Change is an inevitable part of growth. This is as true for corporations as it is for individuals. But the problem with many of the changes in an organization, especially when it comes to major management changes that are made public, is that it goes beyond the scope of the organization itself. Its impact is often reflected in the investor sentiment as well.
It’s not always the case, but a major change in leadership of a company is likely to make the stakeholders a bit restless. And since investors are one of the stakeholder entities, they might see it as a dangerous sign. Some might even start to consider exiting their position, end even though it rarely happens, a rapid shift in investor sentiment can snowball into a lot of significant exits, causing the stock to dip.
Shopify leadership changes
Shopify management team is about to become three-member short. The leading tech giant of the country is about to lose its chief technology officer, chief talent officer, and chief legal officer. The news broke via an online memo. Shopify hasn’t made any announcement as to who would be taking those positions.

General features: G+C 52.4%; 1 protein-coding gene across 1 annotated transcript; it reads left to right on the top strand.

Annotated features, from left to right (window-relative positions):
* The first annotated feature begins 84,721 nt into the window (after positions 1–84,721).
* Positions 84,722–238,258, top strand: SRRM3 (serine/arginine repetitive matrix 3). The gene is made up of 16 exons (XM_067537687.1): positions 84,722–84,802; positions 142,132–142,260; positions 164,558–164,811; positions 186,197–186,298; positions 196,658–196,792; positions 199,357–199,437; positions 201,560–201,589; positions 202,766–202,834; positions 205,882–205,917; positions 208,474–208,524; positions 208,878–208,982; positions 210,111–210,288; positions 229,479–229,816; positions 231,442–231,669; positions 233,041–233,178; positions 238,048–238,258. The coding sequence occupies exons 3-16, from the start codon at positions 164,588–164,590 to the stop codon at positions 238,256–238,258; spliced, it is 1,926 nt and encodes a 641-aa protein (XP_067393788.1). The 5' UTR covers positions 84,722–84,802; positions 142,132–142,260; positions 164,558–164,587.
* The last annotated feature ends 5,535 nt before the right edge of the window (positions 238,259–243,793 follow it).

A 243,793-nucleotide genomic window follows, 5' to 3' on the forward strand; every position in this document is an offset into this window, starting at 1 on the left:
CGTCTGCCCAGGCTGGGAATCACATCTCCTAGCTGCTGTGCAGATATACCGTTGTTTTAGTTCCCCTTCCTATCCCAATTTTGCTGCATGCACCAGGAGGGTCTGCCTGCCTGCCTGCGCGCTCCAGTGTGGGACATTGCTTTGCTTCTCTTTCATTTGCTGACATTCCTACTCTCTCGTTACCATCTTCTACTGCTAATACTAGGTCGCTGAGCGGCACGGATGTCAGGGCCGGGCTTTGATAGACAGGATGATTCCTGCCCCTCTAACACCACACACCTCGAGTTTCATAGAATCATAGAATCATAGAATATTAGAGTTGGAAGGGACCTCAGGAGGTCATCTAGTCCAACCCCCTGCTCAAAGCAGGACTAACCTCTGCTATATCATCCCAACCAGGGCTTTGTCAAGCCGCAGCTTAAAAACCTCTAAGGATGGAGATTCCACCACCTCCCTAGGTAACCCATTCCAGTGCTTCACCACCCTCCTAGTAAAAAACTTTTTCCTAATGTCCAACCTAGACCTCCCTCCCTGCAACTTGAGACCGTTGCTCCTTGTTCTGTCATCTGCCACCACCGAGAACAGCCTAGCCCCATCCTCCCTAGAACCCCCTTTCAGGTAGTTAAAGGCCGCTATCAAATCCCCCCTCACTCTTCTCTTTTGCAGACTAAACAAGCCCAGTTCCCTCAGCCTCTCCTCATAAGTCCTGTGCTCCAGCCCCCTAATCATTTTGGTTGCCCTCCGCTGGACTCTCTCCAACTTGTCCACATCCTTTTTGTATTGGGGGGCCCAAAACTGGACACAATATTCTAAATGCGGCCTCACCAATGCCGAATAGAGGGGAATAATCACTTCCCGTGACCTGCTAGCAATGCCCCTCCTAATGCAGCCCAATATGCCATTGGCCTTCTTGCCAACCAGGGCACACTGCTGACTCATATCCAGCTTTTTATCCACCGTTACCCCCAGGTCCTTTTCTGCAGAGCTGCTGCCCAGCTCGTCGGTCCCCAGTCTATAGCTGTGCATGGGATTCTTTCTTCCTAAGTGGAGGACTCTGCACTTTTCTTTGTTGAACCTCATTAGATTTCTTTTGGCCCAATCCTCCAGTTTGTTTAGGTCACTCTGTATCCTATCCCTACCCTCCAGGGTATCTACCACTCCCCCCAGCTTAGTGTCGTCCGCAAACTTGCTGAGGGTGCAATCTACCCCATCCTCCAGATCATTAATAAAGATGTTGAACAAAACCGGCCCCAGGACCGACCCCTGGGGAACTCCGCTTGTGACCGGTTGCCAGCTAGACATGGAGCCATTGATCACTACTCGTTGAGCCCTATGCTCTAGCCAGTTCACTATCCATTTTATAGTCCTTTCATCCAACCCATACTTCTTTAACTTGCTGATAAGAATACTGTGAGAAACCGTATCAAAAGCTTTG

The company might decide to merge some vacant positions with the existing ones, and other C-Suite Executives might assume additional responsibilities. The company hasn’t mentioned why three top-level executives suddenly decided that they needed a career change and said that all three had their reasons.
The stock has taken a minor dip since the news broke; nothing more than usual. The stock was already in a slump, along with the rest of the tech sector. It’s currently trading at an 18% “discount” from its recent peak, though it didn’t have much impact on the company’s valuation, and it’s still aggressively overpriced.
Shopify, even as it stands today, might be too stable to be affected by a significant management change. The founder and the CEO, Tobias Lütke, is still steering the ship, and the company is well on its way to becoming the Amazon of social-media-driven e-commerce. Its financial growth is beyond impressive, and the company has minimal debt and a lot of cash to work with.
The company is already ideally placed to help businesses of every scale create or improve their e-commerce front. But its real strength and growth potential lies in the fact that more and more people now prefer to make purchasing decisions directly on social media platforms (Instagram, Facebook, etc.). That’s something Shopify is well equipped to help businesses with.
In Feb. 2020, Shopify came quite close to reaching the $2,000-per-share threshold. If the company keeps up its growth pace, it might as well reach that level and go beyond. And if you wish to cage this growth beast in your portfolio, buying now might be worth considering. The stock has languished long enough, and the chances of it dipping are comparatively lower than it rising again.